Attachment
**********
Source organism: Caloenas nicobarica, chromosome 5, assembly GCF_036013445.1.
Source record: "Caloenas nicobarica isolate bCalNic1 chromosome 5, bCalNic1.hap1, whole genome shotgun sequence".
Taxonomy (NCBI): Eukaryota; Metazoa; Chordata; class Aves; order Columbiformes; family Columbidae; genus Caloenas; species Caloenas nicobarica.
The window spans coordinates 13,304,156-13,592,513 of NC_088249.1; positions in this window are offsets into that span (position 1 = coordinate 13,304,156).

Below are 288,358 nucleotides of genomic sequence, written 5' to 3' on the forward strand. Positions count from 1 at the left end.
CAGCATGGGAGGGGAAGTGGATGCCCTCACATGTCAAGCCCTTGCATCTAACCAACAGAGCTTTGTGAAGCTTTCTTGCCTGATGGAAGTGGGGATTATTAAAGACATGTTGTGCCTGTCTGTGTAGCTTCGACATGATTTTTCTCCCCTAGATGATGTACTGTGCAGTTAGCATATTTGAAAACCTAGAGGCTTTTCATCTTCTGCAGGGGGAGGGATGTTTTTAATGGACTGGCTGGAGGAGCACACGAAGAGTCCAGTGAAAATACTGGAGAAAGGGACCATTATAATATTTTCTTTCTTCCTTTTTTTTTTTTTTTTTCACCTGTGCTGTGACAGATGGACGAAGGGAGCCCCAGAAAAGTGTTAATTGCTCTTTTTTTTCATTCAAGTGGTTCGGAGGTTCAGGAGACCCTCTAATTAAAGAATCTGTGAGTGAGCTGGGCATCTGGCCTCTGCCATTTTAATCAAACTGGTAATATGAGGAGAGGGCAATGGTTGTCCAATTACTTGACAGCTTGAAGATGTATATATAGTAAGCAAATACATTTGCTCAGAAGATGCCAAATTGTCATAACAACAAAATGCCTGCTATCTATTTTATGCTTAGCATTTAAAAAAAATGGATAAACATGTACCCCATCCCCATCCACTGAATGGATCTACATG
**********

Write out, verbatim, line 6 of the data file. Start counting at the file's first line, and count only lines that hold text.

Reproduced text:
CAGCATGGGAGGGGAAGTGGATGCCCTCACATGTCAAGCCCTTGCATCTAACCAACAGAGCTTTGTGAAGCTTTCTTGCCTGATGGAAGTGGGGATTATTAAAGACATGTTGTGCCTGTCTGTGTAGCTTCGACATGATTTTTCTCCCCTAGATGATGTACTGTGCAGTTAGCATATTTGAAAACCTAGAGGCTTTTCATCTTCTGCAGGGGGAGGGATGTTTTTAATGGACTGGCTGGAGGAGCACACGAAGAGTCCAGTGAAAATACTGGAGAAAGGGACCATTATAATATTTTCTTTCTTCCTTTTTTTTTTTTTTTTTCACCTGTGCTGTGACAGATGGACGAAGGGAGCCCCAGAAAAGTGTTAATTGCTCTTTTTTTTCATTCAAGTGGTTCGGAGGTTCAGGAGACCCTCTAATTAAAGAATCTGTGAGTGAGCTGGGCATCTGGCCTCTGCCATTTTAATCAAACTGGTAATATGAGGAGAGGGCAATGGTTGTCCAATTACTTGACAGCTTGAAGATGTATATATAGTAAGCAAATACATTTGCTCAGAAGATGCCAAATTGTCATAACAACAAAATGCCTGCTATCTATTTTATGCTTAGCATTTAAAAAAAATGGATAAACATGTACCCCATCCCCATCCACTGAATGGATCTACATG